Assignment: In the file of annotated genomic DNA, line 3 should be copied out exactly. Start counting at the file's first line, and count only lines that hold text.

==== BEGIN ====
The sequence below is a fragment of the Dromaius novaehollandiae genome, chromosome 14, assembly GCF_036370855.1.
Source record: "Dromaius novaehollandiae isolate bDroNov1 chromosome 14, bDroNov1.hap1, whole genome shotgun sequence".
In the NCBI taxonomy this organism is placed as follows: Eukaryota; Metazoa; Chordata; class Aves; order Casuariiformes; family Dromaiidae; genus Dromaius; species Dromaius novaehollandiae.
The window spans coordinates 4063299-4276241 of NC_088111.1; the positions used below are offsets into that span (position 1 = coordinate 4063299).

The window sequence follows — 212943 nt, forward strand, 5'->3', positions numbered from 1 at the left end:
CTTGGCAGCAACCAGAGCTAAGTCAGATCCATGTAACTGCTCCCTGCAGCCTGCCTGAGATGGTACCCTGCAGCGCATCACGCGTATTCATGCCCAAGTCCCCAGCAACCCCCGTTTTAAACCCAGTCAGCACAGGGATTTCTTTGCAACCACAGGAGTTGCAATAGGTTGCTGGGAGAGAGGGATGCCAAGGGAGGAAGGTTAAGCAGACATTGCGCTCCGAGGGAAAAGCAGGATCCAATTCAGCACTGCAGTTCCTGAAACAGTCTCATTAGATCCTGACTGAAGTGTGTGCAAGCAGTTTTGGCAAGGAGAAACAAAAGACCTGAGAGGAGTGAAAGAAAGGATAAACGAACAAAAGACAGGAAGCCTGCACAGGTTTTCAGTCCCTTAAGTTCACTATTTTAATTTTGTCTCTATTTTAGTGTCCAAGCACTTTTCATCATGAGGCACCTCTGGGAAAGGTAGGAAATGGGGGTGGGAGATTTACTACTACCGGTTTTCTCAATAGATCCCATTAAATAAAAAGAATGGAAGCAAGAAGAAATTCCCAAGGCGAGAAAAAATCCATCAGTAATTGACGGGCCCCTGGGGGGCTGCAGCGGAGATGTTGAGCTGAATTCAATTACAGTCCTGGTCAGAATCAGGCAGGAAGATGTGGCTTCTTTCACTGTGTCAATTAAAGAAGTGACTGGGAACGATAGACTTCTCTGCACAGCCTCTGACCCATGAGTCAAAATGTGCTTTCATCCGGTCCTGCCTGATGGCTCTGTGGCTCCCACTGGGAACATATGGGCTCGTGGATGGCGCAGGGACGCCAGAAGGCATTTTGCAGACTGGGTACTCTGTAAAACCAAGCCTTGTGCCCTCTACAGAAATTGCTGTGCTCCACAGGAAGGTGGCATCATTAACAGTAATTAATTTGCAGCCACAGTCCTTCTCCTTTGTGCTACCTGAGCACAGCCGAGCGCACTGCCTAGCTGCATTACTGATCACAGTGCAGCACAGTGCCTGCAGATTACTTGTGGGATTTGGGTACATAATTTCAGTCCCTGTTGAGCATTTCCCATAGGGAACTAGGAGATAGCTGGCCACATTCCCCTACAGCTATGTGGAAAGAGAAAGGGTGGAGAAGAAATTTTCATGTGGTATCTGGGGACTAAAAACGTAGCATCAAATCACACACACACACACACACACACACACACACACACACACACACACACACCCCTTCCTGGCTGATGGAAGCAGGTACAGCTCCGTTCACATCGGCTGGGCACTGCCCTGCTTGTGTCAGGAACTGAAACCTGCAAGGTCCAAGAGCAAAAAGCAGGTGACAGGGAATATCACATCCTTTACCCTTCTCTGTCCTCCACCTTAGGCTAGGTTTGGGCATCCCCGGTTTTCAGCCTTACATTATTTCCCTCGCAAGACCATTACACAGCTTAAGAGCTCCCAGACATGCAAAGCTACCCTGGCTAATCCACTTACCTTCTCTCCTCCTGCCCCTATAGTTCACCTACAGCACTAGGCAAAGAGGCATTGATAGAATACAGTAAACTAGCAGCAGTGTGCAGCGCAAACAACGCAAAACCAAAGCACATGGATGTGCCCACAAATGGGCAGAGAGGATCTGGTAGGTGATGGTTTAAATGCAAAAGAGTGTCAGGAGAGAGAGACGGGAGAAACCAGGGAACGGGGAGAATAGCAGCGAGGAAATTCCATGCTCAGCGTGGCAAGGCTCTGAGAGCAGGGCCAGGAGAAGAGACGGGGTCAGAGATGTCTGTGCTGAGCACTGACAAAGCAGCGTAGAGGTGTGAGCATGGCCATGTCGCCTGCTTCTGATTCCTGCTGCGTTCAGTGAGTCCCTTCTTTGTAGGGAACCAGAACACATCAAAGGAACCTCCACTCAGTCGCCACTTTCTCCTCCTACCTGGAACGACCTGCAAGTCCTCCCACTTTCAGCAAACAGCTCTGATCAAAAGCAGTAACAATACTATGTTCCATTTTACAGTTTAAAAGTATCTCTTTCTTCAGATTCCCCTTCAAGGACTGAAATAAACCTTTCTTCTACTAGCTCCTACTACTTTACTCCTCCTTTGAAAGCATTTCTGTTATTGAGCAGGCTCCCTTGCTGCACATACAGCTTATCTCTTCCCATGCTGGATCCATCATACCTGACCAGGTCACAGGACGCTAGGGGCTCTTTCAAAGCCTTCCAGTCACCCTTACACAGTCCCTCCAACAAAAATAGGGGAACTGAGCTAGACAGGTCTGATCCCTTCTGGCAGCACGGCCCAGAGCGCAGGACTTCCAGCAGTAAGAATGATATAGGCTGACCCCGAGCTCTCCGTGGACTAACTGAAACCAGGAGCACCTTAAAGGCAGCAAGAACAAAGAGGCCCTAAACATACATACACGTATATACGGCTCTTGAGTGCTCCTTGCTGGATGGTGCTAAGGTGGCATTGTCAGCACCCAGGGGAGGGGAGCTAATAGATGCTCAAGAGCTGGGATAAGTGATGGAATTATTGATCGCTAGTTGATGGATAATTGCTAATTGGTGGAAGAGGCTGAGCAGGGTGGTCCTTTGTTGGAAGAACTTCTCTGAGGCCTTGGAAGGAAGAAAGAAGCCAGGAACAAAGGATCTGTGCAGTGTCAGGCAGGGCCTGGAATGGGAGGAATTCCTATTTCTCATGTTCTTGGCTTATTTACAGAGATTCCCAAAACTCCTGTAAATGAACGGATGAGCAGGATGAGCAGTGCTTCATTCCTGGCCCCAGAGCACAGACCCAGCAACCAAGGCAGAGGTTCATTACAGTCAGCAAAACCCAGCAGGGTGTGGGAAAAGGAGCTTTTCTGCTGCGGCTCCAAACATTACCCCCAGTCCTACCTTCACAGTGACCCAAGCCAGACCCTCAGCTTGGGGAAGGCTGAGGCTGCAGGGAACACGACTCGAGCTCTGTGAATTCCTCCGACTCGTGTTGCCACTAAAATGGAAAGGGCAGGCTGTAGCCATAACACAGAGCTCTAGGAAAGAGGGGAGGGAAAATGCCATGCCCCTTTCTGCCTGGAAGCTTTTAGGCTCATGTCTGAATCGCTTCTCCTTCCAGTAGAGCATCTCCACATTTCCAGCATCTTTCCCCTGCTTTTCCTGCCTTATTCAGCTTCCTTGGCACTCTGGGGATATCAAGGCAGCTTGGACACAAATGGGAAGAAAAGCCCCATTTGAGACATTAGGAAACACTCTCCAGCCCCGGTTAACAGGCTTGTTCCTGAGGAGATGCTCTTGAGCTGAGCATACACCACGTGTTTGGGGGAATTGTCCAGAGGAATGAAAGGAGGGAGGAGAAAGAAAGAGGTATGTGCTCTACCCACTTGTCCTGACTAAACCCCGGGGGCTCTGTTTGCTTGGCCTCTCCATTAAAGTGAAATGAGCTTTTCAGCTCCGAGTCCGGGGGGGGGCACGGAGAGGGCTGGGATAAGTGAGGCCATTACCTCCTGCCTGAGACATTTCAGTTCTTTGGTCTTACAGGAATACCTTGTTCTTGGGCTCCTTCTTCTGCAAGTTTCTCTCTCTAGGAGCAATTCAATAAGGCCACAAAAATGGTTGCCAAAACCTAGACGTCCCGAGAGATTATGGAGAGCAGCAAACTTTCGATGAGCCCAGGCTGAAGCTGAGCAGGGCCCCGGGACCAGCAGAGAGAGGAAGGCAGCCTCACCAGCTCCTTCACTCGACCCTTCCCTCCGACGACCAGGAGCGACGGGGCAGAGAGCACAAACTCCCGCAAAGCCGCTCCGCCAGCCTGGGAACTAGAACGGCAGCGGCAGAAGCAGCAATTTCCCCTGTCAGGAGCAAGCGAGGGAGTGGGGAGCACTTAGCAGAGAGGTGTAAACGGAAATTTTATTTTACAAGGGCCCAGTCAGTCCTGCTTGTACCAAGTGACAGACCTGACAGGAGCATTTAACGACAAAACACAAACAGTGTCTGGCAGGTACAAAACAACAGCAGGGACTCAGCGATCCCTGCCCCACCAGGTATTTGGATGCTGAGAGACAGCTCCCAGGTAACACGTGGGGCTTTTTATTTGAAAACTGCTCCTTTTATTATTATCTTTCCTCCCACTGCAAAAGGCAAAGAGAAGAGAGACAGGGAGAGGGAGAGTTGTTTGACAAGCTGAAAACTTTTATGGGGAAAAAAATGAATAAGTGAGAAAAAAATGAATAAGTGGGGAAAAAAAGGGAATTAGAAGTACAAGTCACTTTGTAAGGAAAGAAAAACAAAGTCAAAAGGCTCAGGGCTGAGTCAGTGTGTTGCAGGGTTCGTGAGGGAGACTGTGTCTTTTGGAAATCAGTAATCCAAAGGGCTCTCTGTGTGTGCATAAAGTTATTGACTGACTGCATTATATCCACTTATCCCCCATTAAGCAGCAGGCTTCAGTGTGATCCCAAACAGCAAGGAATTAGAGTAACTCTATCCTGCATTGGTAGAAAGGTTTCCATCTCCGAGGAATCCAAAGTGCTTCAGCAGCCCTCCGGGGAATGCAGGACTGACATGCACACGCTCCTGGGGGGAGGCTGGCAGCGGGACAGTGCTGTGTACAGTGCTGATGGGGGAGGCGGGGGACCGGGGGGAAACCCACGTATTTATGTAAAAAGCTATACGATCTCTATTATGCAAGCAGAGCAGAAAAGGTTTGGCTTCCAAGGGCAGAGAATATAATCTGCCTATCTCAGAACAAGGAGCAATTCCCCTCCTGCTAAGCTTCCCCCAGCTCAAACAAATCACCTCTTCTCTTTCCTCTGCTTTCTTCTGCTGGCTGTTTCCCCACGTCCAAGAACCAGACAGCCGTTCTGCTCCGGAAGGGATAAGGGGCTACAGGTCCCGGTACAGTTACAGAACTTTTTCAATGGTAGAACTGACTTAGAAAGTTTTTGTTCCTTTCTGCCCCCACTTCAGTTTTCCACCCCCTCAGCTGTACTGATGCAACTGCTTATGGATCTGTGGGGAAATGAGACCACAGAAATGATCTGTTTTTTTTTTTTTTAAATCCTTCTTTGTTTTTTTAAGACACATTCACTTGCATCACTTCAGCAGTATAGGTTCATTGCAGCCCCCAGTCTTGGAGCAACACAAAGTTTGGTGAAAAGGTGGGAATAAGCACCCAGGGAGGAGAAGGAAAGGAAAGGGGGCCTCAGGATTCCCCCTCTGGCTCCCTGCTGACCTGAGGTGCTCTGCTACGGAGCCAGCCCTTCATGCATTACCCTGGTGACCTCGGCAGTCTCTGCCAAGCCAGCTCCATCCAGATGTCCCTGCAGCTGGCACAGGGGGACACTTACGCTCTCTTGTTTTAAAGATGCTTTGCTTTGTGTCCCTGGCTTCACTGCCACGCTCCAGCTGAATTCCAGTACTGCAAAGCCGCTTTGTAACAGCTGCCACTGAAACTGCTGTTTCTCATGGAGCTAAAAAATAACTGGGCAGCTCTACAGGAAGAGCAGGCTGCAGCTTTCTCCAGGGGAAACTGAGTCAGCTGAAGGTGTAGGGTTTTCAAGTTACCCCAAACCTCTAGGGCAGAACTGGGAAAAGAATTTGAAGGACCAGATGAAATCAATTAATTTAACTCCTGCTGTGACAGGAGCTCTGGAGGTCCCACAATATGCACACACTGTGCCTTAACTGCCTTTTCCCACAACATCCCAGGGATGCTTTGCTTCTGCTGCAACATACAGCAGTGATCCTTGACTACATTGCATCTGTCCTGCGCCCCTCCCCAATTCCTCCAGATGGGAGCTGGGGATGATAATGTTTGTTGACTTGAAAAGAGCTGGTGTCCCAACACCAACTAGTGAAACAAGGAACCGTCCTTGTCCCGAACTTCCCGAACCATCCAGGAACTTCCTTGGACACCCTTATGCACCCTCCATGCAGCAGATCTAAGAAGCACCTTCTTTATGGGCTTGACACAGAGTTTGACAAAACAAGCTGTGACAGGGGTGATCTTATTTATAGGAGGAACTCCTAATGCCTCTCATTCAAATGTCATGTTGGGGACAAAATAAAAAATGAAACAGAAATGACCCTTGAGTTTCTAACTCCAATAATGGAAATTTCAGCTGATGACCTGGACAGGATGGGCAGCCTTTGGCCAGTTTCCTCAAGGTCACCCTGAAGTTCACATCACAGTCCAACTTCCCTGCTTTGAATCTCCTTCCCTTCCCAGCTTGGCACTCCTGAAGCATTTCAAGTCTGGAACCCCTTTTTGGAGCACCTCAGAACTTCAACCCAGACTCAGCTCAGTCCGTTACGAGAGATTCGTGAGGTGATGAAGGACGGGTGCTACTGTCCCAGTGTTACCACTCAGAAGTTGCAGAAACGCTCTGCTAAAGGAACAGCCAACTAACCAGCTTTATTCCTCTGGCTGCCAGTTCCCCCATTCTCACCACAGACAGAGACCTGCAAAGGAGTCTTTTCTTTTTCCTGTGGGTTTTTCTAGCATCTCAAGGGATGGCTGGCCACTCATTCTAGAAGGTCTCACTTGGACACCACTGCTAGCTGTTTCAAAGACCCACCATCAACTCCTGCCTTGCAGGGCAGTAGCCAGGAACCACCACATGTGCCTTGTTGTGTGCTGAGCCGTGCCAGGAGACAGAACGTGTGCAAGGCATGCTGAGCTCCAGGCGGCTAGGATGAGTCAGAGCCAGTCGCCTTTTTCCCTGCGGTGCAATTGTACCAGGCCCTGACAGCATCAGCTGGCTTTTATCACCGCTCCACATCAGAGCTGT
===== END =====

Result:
In the NCBI taxonomy this organism is placed as follows: Eukaryota; Metazoa; Chordata; class Aves; order Casuariiformes; family Dromaiidae; genus Dromaius; species Dromaius novaehollandiae.